• Nice, I’m ready to try to make one, but I have a few questions. On the diagram for the wireless power transfer it shows square wave input. Is that square wave input coming from pin 1 on the LM358? and does that mean that circuit replaces what was in the original levitation circuitry, or is it in addition to the original? Is D1 an IN4001? Is D2 an IN4733? And finally, I don’t really understand the comment on the C1 capacitor that says to place near IC1. Does that mean nearly touching, or touching? What is that doing? Thanks

    • The square wave input was coming from my function generator. You could replace the function generator with a 555 timer and use a pot to sweep through frequencies though.

      D1 is used to protect the source from high voltages created by the inductor. I used a 1N4007, but any rectifier diode will work. Same with D2, it’s a half bridge rectifier so another 1N4007 should work, but I used a 1N4148 because it was smaller.

      Anytime you use an IC it’s good practice to have at least a 0.1uF cap near the supply pin to smooth out any ripple on the rail. I could have connected the cap directly to pin 4 and 8 of the LM358, but for aesthetic reasons I placed it nearby with the note.

      • Thanks, I understand it better now. I’ve got parts ordered and I’ll google around for making a generator with a 555.

  • Adafruit has an inductive charging set. Although I bought one a couple of years ago, it’s been a victim of the shortage of “round tuits”…

  • This definitely ranks way up there in the cool factor. Cleaned up and with professional packaging, this is something that I would expect to see in a science museum gift shop.

  • For those without a bench frequency generator, would you have any suggestions in regards to using either the Frequency Generator Kit - FG085 (KIT-11394) or SparkFun MiniGen - Pro Mini Signal Generator Shield (BOB-11420) to generate the square wave?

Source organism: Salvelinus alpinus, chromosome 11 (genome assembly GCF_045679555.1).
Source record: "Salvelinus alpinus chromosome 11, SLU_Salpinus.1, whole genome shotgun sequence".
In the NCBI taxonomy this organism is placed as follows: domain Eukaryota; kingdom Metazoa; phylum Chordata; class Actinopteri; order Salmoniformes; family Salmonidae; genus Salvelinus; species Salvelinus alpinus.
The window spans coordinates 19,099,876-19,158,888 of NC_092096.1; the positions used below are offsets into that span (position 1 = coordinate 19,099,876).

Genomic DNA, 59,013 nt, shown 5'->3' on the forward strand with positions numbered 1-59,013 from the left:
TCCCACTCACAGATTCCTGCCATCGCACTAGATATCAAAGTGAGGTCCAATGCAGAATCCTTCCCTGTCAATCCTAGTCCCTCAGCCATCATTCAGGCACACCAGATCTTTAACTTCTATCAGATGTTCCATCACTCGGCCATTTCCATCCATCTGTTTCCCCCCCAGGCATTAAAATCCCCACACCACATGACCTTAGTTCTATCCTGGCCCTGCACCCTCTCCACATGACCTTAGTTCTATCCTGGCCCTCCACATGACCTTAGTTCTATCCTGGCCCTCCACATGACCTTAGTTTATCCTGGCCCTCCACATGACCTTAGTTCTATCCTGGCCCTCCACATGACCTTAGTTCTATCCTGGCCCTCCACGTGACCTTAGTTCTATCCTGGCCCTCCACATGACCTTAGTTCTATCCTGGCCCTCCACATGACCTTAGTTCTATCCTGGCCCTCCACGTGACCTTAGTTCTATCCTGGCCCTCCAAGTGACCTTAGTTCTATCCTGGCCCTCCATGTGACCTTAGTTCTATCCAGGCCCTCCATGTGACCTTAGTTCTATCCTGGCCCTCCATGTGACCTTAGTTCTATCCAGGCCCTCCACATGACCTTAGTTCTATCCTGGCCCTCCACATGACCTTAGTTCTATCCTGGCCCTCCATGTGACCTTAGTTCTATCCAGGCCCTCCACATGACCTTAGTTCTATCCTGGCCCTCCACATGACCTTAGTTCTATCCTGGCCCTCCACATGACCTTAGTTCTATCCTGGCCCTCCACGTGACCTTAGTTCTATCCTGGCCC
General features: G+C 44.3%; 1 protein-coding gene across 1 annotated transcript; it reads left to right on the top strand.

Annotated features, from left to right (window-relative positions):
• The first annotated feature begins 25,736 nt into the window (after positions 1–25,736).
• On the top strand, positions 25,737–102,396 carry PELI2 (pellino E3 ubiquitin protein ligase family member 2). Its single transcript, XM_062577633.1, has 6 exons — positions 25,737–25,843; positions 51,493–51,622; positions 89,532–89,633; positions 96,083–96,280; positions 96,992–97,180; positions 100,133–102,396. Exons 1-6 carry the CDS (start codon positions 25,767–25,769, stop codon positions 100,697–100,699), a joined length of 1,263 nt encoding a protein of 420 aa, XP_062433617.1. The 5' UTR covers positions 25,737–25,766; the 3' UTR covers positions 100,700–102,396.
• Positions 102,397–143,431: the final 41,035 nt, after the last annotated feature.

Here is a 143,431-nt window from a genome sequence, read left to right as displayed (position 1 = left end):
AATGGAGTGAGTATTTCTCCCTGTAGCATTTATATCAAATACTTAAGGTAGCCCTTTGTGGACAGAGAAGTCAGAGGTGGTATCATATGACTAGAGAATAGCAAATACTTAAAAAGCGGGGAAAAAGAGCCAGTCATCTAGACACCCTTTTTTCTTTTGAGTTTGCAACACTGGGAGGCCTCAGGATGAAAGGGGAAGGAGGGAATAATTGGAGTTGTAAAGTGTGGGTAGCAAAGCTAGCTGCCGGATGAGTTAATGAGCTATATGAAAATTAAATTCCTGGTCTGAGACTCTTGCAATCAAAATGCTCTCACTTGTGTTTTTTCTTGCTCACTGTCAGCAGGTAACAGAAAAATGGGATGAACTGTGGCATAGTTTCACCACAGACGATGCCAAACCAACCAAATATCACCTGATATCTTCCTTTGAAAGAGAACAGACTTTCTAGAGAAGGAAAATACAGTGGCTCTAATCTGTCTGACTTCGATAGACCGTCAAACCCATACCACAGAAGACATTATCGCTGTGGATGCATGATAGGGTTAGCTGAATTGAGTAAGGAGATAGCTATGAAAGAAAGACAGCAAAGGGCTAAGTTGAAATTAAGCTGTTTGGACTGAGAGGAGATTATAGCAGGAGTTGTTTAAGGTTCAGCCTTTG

• Even a 555 timer will work. You really just need a way to adjust the frequency to drive the gate of the FET. But the other products you’ve listed will work too.

      • I have tried the 555 method through a FET, which works great, and even better if you match resonant frequency well between your coil and a capacitor in parallel. Frequencies around 100 khz work well. The transistor used in this way does tend to heat up from being slammed on and off hard, which is why I switched to the flyback circuit, in which gates of the transistor are held just open enough to trigger on and off as a multivibrator at the coil capacitors resonant frequency.(see link to kit instructions as I posted above) This even does a good job of matching mutual inductance of your transmitter receiver pair. It does tend to work as an induction heater if you have a tight coil though or high permeability core or close proximity unloaded resonant receive coil.

        • Awesome! I’m glad you were able to get it to work. That’s something I should have mentioned in the video. Both primary and secondary should be tuned properly for maximum power transfer. The FET shouldn’t be over heating when the gate is saturated though, because Rds should be in the milliohm range. A mosfet driver should help with thermal issues.